The Serum Institute, now the world’s largest vaccine manufacturer – producing over 1.5 billion doses per year – was founded in 1966. Its owner, racehorse breeder Cyrus Poonawalla, began to cultivate anti-tetanus therapy serum from the serum of retired horses, and, within two years, expanded to manufacture tetanus vaccines – then gradually to the production of multiple vaccines. A pivotal moment came in 1994 when the institute gained accreditation from the WHO and began exporting its vaccines and selling them to agencies such as UNICEF.
Other low-income countries that are now producing COVID-19 vaccines, including Thailand and Vietnam, may do so at least in part because they have benefited from an influenza technology transfer program run by the ‘WHO about 15 years ago, says Martin Friede, coordinator of the WHO Vaccine Research Initiative in Geneva.
WHO has established a training center for 11 participating manufacturers to learn how to make pandemic influenza vaccines. In 2009-2010, six of the countries were producing H1N1 avian influenza vaccines. WHO is now attempting to replicate this facility with the COVID-19 Vaccines Global Access (COVAX) manufacturing working group. At the same time, some countries are actively seeking to acquire technology for the manufacture of RNA vaccines. As Nature reported last month, this is in part because the technology is easier to develop and less capital intensive.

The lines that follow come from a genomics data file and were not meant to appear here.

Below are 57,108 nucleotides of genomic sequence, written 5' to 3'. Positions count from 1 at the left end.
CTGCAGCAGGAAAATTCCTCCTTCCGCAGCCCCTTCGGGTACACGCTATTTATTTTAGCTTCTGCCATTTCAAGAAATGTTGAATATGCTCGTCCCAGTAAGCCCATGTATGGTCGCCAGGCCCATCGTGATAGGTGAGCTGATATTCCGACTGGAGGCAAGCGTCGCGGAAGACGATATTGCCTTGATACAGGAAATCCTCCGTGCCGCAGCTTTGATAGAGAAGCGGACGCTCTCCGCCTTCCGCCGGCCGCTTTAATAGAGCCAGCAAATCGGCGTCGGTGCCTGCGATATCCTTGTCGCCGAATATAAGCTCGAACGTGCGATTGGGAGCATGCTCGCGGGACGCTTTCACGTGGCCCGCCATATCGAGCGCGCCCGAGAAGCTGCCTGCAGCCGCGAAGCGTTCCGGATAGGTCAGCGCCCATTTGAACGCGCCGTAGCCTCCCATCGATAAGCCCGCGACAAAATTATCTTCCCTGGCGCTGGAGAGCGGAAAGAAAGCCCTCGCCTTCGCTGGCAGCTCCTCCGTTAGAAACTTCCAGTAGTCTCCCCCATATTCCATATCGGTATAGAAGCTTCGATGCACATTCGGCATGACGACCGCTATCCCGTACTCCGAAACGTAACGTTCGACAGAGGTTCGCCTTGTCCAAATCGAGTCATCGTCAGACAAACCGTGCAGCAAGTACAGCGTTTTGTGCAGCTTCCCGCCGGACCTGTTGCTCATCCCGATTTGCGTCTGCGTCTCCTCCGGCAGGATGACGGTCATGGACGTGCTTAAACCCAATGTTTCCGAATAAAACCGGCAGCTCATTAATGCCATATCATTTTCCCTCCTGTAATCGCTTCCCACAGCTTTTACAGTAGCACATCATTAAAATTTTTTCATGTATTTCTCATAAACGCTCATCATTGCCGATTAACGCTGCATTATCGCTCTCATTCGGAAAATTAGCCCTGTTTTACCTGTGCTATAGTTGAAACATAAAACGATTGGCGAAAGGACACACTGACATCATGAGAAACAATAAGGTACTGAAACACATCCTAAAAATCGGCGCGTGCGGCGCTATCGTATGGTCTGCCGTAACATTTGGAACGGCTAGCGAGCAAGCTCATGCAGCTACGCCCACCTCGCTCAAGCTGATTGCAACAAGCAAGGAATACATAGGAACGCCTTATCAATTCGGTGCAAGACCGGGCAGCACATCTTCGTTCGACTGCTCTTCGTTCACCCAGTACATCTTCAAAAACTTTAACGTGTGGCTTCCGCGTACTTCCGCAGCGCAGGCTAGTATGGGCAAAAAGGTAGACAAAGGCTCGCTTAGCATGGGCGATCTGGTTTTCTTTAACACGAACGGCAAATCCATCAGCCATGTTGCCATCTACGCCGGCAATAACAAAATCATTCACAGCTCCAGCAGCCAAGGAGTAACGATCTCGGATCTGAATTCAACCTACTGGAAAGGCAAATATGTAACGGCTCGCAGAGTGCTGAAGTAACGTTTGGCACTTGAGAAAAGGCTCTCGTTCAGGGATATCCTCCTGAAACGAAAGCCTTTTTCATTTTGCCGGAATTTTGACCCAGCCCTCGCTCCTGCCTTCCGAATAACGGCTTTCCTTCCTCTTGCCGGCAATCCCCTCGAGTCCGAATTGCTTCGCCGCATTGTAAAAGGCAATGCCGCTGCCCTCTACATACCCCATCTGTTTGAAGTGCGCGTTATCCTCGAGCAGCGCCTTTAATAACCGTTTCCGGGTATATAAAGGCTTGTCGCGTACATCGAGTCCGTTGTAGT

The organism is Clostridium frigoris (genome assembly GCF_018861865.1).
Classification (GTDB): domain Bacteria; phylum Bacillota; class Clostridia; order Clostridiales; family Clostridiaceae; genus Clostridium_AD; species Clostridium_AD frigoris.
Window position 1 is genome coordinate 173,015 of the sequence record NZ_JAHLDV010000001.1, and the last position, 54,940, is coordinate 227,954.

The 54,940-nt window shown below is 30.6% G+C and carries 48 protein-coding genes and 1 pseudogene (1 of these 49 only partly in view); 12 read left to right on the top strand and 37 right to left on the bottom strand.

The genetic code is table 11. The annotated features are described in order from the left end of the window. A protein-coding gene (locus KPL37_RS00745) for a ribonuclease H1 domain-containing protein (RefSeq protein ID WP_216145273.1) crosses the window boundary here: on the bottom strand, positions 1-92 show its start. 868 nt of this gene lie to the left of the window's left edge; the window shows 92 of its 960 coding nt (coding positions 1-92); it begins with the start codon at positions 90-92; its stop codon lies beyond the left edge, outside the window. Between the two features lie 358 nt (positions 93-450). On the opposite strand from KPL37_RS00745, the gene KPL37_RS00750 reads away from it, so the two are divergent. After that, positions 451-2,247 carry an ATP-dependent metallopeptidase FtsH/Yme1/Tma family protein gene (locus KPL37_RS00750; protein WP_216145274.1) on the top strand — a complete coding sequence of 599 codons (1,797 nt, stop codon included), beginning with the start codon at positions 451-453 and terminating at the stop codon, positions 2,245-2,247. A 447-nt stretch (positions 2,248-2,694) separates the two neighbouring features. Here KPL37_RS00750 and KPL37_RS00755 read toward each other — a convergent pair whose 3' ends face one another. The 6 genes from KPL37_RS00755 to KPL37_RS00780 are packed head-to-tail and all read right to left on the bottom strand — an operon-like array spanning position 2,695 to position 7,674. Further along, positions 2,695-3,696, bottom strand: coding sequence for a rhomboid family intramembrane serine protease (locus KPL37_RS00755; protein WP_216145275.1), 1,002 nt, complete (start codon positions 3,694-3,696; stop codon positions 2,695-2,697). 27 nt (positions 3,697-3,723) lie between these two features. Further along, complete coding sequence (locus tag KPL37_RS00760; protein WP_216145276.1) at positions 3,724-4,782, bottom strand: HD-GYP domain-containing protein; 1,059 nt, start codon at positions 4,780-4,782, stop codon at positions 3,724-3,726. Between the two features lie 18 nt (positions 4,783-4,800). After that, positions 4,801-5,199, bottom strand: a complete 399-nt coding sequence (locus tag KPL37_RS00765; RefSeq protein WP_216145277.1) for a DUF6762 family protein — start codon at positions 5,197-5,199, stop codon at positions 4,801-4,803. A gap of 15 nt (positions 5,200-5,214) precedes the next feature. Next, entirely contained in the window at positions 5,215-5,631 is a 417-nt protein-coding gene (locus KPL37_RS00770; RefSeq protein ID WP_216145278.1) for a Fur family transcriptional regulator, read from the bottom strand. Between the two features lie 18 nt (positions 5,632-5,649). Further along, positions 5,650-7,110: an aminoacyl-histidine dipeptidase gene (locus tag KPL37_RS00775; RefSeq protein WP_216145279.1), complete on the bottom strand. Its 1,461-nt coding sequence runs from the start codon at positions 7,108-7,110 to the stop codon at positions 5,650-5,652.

In the next pandemic, will Africa make its own vaccines?
The AU meeting ended on an optimistic note, with delegates speaking of “tipping points”, “now or never times” and “global goodwill” to enable Africa to finally create its own. vaccine industry. Progress will require political commitment, long-term funding and regional cooperation, said Patrick Tippoo, executive director of the African Vaccine Manufacturers Initiative, a group of vaccine manufacturers and research institutes.
The fundamental problem, Tippoo added, is that the continent’s leaders lack the vision to recognize the central role of local vaccine manufacturing in health policy.
Lack of manufacturing and weak regulation will require long-term government support to be overcome, said Solomon Quaynor, vice president of the African Development Bank Group. Without such support, he warned meeting delegates, “there will be no vaccine manufacturing in Africa.”
But the momentum is on the side of new beginnings. “In the final analysis, the responsibility lies with us as Africa. I know we can do the job, ”said Ngozi Okonjo-Iweala, former Nigerian finance minister and now director general of the World Trade Organization.